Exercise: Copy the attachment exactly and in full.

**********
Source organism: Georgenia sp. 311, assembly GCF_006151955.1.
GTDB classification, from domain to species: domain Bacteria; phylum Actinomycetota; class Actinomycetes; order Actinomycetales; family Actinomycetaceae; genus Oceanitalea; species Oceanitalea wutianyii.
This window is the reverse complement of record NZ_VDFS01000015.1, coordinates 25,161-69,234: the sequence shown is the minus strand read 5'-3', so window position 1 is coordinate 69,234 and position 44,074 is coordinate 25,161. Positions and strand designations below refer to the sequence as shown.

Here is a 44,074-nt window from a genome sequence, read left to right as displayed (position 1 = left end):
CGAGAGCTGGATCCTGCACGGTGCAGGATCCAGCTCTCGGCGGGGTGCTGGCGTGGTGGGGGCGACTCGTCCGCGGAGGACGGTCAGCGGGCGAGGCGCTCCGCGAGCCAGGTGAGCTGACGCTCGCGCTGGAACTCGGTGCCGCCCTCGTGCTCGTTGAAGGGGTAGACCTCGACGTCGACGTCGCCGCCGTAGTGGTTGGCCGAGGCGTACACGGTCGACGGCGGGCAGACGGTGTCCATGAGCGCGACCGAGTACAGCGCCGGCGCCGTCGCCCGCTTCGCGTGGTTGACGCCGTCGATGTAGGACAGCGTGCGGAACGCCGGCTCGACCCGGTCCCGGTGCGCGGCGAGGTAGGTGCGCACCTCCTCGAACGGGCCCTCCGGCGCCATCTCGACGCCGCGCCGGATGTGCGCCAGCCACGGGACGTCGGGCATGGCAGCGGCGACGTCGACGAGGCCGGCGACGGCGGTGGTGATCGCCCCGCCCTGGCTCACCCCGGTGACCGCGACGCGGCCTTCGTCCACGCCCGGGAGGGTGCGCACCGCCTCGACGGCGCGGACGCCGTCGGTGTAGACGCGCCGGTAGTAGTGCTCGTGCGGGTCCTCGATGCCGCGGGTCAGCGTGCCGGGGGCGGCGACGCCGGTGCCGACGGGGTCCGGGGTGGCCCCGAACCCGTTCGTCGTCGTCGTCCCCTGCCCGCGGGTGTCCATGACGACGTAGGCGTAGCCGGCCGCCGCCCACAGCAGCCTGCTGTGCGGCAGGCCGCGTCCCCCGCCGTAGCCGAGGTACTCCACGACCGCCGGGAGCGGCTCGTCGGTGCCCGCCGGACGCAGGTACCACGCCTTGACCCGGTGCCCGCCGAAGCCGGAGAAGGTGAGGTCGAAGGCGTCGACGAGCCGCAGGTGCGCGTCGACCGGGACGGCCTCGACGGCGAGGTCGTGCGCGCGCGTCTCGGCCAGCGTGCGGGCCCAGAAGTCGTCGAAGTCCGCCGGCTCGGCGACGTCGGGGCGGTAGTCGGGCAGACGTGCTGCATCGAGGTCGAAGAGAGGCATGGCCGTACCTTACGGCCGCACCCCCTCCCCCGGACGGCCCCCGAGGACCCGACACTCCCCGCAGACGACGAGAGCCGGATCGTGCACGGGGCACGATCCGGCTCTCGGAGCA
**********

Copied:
Source organism: Georgenia sp. 311, assembly GCF_006151955.1.
GTDB classification, from domain to species: domain Bacteria; phylum Actinomycetota; class Actinomycetes; order Actinomycetales; family Actinomycetaceae; genus Oceanitalea; species Oceanitalea wutianyii.
This window is the reverse complement of record NZ_VDFS01000015.1, coordinates 25,161-69,234: the sequence shown is the minus strand read 5'-3', so window position 1 is coordinate 69,234 and position 44,074 is coordinate 25,161. Positions and strand designations below refer to the sequence as shown.

Here is a 44,074-nt window from a genome sequence, read left to right as displayed (position 1 = left end):
CGAGAGCTGGATCCTGCACGGTGCAGGATCCAGCTCTCGGCGGGGTGCTGGCGTGGTGGGGGCGACTCGTCCGCGGAGGACGGTCAGCGGGCGAGGCGCTCCGCGAGCCAGGTGAGCTGACGCTCGCGCTGGAACTCGGTGCCGCCCTCGTGCTCGTTGAAGGGGTAGACCTCGACGTCGACGTCGCCGCCGTAGTGGTTGGCCGAGGCGTACACGGTCGACGGCGGGCAGACGGTGTCCATGAGCGCGACCGAGTACAGCGCCGGCGCCGTCGCCCGCTTCGCGTGGTTGACGCCGTCGATGTAGGACAGCGTGCGGAACGCCGGCTCGACCCGGTCCCGGTGCGCGGCGAGGTAGGTGCGCACCTCCTCGAACGGGCCCTCCGGCGCCATCTCGACGCCGCGCCGGATGTGCGCCAGCCACGGGACGTCGGGCATGGCAGCGGCGACGTCGACGAGGCCGGCGACGGCGGTGGTGATCGCCCCGCCCTGGCTCACCCCGGTGACCGCGACGCGGCCTTCGTCCACGCCCGGGAGGGTGCGCACCGCCTCGACGGCGCGGACGCCGTCGGTGTAGACGCGCCGGTAGTAGTGCTCGTGCGGGTCCTCGATGCCGCGGGTCAGCGTGCCGGGGGCGGCGACGCCGGTGCCGACGGGGTCCGGGGTGGCCCCGAACCCGTTCGTCGTCGTCGTCCCCTGCCCGCGGGTGTCCATGACGACGTAGGCGTAGCCGGCCGCCGCCCACAGCAGCCTGCTGTGCGGCAGGCCGCGTCCCCCGCCGTAGCCGAGGTACTCCACGACCGCCGGGAGCGGCTCGTCGGTGCCCGCCGGACGCAGGTACCACGCCTTGACCCGGTGCCCGCCGAAGCCGGAGAAGGTGAGGTCGAAGGCGTCGACGAGCCGCAGGTGCGCGTCGACCGGGACGGCCTCGACGGCGAGGTCGTGCGCGCGCGTCTCGGCCAGCGTGCGGGCCCAGAAGTCGTCGAAGTCCGCCGGCTCGGCGACGTCGGGGCGGTAGTCGGGCAGACGTGCTGCATCGAGGTCGAAGAGAGGCATGGCCGTACCTTACGGCCGCACCCCCTCCCCCGGACGGCCCCCGAGGACCCGACACTCCCCGCAGACGACGAGAGCCGGATCGTGCACGGGGCACGATCCGGCTCTCGGAGCA